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Title: Microprocessor based signal processing techniques for system identification and adaptive control of DC-DC converters
Authors: Algreer, Maher Mohammed Fawzi Saber
Issue Date: 2012
Publisher: Newcastle University
Abstract: Many industrial and consumer devices rely on switch mode power converters (SMPCs) to provide a reliable, well regulated, DC power supply. A poorly performing power supply can potentially compromise the characteristic behaviour, efficiency, and operating range of the device. To ensure accurate regulation of the SMPC, optimal control of the power converter output is required. However, SMPC uncertainties such as component variations and load changes will affect the performance of the controller. To compensate for these time varying problems, there is increasing interest in employing real-time adaptive control techniques in SMPC applications. It is important to note that many adaptive controllers constantly tune and adjust their parameters based upon on-line system identification. In the area of system identification and adaptive control, Recursive Least Square (RLS) method provide promising results in terms of fast convergence rate, small prediction error, accurate parametric estimation, and simple adaptive structure. Despite being popular, RLS methods often have limited application in low cost systems, such as SMPCs, due to the computationally heavy calculations demanding significant hardware resources which, in turn, may require a high specification microprocessor to successfully implement. For this reason, this thesis presents research into lower complexity adaptive signal processing and filtering techniques for on-line system identification and control of SMPCs systems. The thesis presents the novel application of a Dichotomous Coordinate Descent (DCD) algorithm for the system identification of a dc-dc buck converter. Two unique applications of the DCD algorithm are proposed; system identification and self-compensation of a dc-dc SMPC. Firstly, specific attention is given to the parameter estimation of dc-dc buck SMPC. It is computationally efficient, and uses an infinite impulse response (IIR) adaptive filter as a plant model. Importantly, the proposed method is able to identify the parameters quickly and accurately; thus offering an efficient hardware solution which is well suited to real-time applications. Secondly, new alternative adaptive schemes that do not depend entirely on estimating the plant parameters is embedded with DCD algorithm. The proposed technique is based on a simple adaptive filter method and uses a one-tap finite impulse response (FIR) prediction error filter (PEF). Experimental and simulation results clearly show the DCD technique can be optimised to achieve comparable performance to classic RLS algorithms. However, it is computationally superior; thus making it an ideal candidate technique for low cost microprocessor based applications.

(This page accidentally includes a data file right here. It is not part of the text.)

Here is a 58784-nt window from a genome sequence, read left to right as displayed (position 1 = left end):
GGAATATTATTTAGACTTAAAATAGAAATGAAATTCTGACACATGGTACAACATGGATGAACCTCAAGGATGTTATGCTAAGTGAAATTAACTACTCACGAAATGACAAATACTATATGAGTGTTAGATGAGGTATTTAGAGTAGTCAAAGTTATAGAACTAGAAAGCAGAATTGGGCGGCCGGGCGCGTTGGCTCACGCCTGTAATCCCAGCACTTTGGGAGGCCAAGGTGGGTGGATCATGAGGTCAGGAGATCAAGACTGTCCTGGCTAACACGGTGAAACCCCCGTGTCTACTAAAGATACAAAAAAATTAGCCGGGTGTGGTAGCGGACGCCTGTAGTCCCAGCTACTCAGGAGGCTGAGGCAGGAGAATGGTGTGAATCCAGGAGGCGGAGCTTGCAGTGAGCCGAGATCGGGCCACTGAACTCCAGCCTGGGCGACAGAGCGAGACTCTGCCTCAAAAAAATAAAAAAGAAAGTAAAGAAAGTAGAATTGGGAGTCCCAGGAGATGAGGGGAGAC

Description: PhD Thesis
Appears in Collections:School of Electrical and Electronic Engineering

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